It happens every spring
No, this is not about the fictional baseball movie starring Ray Milland and Ed Begley, but rather the annual meeting of the Western Turbine Users Inc (WTUI), held just in time to prepare you and your colleagues for upcoming spring outages. Owner/operators of LM2500s, LM5000s, LM6000s, and LMS100s don’t want to miss this opportunity to get the latest information on what to look for during engine inspections and how to better plan overhauls.
Among the various user groups serving the gas-turbine-based powerplant sector, Western Turbine offers, perhaps, the most thorough learning experience. Each engine has its own series of breakout sessions—typically five—totaling more than eight hours of rigorous presentations and group discussions.
The presentations are well planned by the group’s steering committee (Sidebar 1) working collaboratively with the five OEM-licensed depots that perform most of the engine overhauls: TransCanada Turbines (TCT), Calgary; MTU Maintenance Berlin-Brandenburg GmbH, Ludwigsfelde, Germany; Air New Zealand Gas Turbines (ANZ), Auckland; Avio SpA, Rivalta di Torno, Italy; and IHI Corp, Tokyo, Japan.
In terms of deliverables, no user group in this industry sector compares to Western Turbine. Each registered user receives a notebook which may have 100 slides—sometimes more—developed by the depots for the breakout session you have selected. A typical depot notebook contains the following material:
- Engine fleet statistics, manuals, and definitions.
- A review of recent service bulletins and service letters issued by the OEM.A summary of depot findings since the last meeting. This information is invaluable for anyone planning an outage.
- Causes of performance loss and how to correct them.Critical parts-life management.
- Engine preservation, handling, and transportation.Expectations with regard to maintenance intervals.
Session book in hand, it’s easy to follow the presentations and jot down additional notes where necessary. And if you step out of the room to take an important call, WTUI has you covered. President/CEO Sal DellaVilla and his colleagues at Strategic Power Systems Inc, Charlotte, attend every session to take notes which then are posted in the user-only portion of www.wtui.com.
SPS’s notes form the basis for the summaries of the 2010 breakout sessions included here. Other aspects of the 20th anniversary meeting, held last March in San Diego, were covered in the 1Q/2010 issue, which can be accessed in CCJ’s archives.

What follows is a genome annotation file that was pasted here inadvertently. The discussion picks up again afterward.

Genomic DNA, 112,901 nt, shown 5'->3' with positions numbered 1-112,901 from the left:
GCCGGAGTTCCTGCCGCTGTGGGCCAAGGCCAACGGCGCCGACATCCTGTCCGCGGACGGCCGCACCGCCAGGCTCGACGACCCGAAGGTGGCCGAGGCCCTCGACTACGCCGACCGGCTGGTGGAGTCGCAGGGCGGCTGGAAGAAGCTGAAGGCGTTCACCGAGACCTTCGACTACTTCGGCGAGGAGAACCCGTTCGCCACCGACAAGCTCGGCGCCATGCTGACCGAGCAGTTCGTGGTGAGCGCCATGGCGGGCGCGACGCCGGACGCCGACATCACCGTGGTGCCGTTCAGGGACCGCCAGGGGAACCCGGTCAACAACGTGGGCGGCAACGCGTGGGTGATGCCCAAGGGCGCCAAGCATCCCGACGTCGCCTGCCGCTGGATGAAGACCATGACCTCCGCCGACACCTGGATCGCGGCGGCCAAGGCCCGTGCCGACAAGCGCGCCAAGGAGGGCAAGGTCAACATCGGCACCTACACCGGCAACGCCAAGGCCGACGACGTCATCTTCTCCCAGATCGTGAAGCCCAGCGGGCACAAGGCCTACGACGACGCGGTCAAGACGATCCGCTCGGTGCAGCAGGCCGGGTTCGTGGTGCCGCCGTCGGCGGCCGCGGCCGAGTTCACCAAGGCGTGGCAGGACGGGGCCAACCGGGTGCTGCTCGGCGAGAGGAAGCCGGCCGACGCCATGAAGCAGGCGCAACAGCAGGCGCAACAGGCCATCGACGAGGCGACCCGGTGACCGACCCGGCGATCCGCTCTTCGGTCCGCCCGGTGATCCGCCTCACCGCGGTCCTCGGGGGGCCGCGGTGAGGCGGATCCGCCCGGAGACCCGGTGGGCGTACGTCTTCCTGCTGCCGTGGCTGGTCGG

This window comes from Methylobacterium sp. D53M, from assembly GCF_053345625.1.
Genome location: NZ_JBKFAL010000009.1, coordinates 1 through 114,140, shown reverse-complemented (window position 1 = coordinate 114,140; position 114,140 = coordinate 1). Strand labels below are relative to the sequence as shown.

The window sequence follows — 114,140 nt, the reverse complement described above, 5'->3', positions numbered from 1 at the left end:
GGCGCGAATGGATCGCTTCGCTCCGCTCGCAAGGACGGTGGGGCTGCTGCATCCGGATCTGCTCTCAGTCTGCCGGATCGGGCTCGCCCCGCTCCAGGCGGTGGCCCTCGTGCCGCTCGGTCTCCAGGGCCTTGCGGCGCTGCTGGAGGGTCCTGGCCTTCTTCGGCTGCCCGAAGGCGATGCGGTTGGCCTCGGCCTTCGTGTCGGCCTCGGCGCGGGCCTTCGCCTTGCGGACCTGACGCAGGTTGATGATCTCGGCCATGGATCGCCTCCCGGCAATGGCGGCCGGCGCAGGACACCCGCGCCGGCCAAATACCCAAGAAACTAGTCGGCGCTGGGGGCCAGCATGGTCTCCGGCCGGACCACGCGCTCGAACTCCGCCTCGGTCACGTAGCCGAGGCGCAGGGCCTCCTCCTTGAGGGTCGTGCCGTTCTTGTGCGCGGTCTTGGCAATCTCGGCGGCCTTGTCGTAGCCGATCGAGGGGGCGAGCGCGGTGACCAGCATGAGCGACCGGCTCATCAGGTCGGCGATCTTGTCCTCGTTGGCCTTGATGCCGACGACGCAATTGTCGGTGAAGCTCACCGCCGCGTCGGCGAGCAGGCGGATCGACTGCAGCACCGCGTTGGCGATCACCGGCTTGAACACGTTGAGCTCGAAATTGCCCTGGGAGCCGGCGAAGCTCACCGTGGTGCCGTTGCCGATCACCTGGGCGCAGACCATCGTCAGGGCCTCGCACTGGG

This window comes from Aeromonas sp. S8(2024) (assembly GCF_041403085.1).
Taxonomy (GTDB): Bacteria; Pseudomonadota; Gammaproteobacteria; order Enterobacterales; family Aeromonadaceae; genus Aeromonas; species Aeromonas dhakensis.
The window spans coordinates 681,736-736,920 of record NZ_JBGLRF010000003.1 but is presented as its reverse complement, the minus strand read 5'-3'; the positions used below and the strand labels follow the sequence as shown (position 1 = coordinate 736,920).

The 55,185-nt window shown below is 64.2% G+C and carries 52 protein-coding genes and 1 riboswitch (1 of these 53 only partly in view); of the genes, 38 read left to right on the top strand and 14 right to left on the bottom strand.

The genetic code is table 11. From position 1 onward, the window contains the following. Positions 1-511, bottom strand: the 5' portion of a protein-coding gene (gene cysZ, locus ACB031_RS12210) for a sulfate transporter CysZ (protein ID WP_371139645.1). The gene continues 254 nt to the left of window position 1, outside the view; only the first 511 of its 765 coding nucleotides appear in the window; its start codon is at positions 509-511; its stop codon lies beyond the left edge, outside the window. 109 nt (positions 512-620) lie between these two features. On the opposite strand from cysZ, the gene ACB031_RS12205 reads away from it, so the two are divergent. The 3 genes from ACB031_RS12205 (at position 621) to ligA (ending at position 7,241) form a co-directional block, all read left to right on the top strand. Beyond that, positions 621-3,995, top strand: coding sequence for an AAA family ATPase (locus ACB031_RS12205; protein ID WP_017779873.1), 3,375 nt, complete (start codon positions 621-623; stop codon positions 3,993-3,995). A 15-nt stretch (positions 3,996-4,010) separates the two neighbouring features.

WTUI President Jon Kimble of Wellhead Services Inc told the editors in December that the 2011 conference program would be similar in arrangement to last year’s. The conference will officially start on Monday morning and run until noon Wednesday. Unofficially, the event begins early Sunday morning when the gofers tee off for the annual Western Turbine tournament. Tennis competition is scheduled to start around noon.
WTUI conducts one or more orientation sessions for newcomers; these are held after Sunday’s sporting events. The LM engine familiarization workshop, which runs for about an hour and a half in the late afternoon, always gets high marks from newcomers. Typically, one-third to one-half of the user attendees at the annual meeting are first-timers, many unfamiliar with one or more engines supported by the group. The crash course is excellent preparation for the breakout sessions beginning Monday morning.
Almost certainly, newcomers find themselves lost in the alphabet soup of acronyms this group uses in casual discussion (see sidebar below). Morse code might be easier to understand.
Tuesday afternoon typically is reserved for one last visit to the exhibit hall and special technical presentations by industry consultants and equipment suppliers. Topics are carefully selected by the WTUI officers and board of directors. Program details are published on www.wtui.com as they become available.